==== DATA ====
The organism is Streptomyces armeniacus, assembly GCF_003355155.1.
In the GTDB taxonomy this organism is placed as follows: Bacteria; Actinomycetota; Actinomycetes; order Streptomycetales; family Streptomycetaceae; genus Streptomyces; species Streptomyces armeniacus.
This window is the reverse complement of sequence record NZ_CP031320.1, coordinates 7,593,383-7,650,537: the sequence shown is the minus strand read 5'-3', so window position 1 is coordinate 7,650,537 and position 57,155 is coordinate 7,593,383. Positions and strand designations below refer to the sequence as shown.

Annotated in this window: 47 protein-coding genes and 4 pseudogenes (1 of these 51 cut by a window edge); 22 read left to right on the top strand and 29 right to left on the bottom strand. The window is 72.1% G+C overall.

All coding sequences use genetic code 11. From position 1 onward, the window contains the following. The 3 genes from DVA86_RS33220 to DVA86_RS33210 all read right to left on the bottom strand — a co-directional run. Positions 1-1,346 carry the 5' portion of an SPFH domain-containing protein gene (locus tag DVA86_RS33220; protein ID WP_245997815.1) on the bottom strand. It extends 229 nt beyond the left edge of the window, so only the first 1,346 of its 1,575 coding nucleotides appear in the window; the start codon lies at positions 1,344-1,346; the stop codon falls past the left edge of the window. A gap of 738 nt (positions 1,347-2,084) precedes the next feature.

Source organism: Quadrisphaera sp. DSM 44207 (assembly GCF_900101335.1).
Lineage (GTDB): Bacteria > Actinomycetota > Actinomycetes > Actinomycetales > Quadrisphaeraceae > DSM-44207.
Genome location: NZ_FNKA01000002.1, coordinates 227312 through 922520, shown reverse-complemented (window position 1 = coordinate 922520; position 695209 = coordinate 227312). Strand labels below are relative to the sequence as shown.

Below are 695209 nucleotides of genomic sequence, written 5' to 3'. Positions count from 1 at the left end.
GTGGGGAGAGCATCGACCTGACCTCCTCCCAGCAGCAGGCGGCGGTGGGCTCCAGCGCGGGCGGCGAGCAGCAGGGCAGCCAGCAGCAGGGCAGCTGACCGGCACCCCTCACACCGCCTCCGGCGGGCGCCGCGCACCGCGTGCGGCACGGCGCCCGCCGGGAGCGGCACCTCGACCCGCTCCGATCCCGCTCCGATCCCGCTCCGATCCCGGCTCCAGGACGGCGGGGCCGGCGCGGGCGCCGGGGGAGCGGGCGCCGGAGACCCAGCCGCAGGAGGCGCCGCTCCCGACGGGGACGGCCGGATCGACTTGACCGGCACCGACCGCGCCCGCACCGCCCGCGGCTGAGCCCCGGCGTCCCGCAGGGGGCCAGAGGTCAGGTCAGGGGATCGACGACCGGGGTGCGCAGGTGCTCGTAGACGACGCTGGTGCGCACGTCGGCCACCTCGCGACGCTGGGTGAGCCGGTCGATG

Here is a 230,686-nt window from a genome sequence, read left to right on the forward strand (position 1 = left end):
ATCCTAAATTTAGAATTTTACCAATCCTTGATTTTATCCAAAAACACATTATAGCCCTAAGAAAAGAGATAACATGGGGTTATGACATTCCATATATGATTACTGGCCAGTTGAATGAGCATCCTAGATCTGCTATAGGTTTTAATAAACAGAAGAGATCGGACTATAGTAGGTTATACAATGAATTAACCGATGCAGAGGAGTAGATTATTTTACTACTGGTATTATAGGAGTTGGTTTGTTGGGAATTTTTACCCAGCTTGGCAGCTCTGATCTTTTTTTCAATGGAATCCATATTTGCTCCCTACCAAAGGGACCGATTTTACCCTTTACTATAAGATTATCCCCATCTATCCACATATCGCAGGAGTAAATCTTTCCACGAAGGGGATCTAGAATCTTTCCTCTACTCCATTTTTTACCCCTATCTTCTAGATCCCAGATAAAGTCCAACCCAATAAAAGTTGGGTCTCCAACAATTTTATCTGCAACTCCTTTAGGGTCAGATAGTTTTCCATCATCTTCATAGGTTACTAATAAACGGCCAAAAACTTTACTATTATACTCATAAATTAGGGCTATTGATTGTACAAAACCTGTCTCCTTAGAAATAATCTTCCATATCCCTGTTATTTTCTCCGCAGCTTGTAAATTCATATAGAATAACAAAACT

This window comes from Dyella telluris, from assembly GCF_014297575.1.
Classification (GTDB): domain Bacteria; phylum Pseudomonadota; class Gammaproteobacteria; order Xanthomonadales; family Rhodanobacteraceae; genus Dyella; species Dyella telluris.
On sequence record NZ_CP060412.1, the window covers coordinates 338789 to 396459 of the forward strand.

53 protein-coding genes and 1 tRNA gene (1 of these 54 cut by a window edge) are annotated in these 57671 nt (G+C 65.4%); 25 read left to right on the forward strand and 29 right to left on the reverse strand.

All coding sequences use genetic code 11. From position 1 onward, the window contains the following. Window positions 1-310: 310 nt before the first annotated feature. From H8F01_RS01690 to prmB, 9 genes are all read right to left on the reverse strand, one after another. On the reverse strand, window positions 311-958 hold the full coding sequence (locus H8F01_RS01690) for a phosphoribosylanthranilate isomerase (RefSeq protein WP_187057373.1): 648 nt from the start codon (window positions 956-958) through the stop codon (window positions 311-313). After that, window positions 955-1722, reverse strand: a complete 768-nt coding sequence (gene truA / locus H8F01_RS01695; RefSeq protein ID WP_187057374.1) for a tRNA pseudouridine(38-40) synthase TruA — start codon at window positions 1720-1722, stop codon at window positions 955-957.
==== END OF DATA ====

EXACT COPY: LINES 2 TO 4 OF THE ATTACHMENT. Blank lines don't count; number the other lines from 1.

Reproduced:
In the GTDB taxonomy this organism is placed as follows: Bacteria; Actinomycetota; Actinomycetes; order Streptomycetales; family Streptomycetaceae; genus Streptomyces; species Streptomyces armeniacus.
This window is the reverse complement of sequence record NZ_CP031320.1, coordinates 7,593,383-7,650,537: the sequence shown is the minus strand read 5'-3', so window position 1 is coordinate 7,650,537 and position 57,155 is coordinate 7,593,383. Positions and strand designations below refer to the sequence as shown.

Annotated in this window: 47 protein-coding genes and 4 pseudogenes (1 of these 51 cut by a window edge); 22 read left to right on the top strand and 29 right to left on the bottom strand. The window is 72.1% G+C overall.